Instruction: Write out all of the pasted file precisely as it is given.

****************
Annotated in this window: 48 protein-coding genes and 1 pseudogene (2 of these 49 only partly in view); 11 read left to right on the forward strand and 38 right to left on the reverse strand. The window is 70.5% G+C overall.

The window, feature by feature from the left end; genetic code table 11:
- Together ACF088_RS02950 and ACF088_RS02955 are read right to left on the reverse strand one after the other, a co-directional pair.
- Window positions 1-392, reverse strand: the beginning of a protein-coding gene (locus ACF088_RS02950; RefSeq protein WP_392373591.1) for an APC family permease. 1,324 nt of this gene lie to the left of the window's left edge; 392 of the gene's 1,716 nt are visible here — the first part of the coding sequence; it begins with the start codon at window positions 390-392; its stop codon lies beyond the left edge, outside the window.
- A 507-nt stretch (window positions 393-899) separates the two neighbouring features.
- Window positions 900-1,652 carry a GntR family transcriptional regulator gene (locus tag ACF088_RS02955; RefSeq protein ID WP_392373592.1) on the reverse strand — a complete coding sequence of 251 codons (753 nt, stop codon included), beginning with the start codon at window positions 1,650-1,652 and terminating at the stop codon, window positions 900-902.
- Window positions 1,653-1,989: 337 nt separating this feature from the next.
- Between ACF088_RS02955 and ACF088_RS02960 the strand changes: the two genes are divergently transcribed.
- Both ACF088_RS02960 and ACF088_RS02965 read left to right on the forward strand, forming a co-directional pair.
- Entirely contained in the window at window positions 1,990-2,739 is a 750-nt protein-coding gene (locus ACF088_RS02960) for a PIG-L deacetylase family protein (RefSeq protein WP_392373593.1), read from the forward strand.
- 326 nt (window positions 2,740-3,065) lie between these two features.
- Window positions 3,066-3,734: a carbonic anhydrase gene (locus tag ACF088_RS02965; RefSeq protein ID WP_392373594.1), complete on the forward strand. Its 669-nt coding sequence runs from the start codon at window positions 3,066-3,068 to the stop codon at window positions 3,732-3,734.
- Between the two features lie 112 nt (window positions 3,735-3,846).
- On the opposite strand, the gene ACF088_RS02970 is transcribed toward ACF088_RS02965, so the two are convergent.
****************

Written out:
Annotated in this window: 48 protein-coding genes and 1 pseudogene (2 of these 49 only partly in view); 11 read left to right on the forward strand and 38 right to left on the reverse strand. The window is 70.5% G+C overall.

The window, feature by feature from the left end; genetic code table 11:
- Together ACF088_RS02950 and ACF088_RS02955 are read right to left on the reverse strand one after the other, a co-directional pair.
- Window positions 1-392, reverse strand: the beginning of a protein-coding gene (locus ACF088_RS02950; RefSeq protein WP_392373591.1) for an APC family permease. 1,324 nt of this gene lie to the left of the window's left edge; 392 of the gene's 1,716 nt are visible here — the first part of the coding sequence; it begins with the start codon at window positions 390-392; its stop codon lies beyond the left edge, outside the window.
- A 507-nt stretch (window positions 393-899) separates the two neighbouring features.
- Window positions 900-1,652 carry a GntR family transcriptional regulator gene (locus tag ACF088_RS02955; RefSeq protein ID WP_392373592.1) on the reverse strand — a complete coding sequence of 251 codons (753 nt, stop codon included), beginning with the start codon at window positions 1,650-1,652 and terminating at the stop codon, window positions 900-902.
- Window positions 1,653-1,989: 337 nt separating this feature from the next.
- Between ACF088_RS02955 and ACF088_RS02960 the strand changes: the two genes are divergently transcribed.
- Both ACF088_RS02960 and ACF088_RS02965 read left to right on the forward strand, forming a co-directional pair.
- Entirely contained in the window at window positions 1,990-2,739 is a 750-nt protein-coding gene (locus ACF088_RS02960) for a PIG-L deacetylase family protein (RefSeq protein WP_392373593.1), read from the forward strand.
- 326 nt (window positions 2,740-3,065) lie between these two features.
- Window positions 3,066-3,734: a carbonic anhydrase gene (locus tag ACF088_RS02965; RefSeq protein ID WP_392373594.1), complete on the forward strand. Its 669-nt coding sequence runs from the start codon at window positions 3,066-3,068 to the stop codon at window positions 3,732-3,734.
- Between the two features lie 112 nt (window positions 3,735-3,846).
- On the opposite strand, the gene ACF088_RS02970 is transcribed toward ACF088_RS02965, so the two are convergent.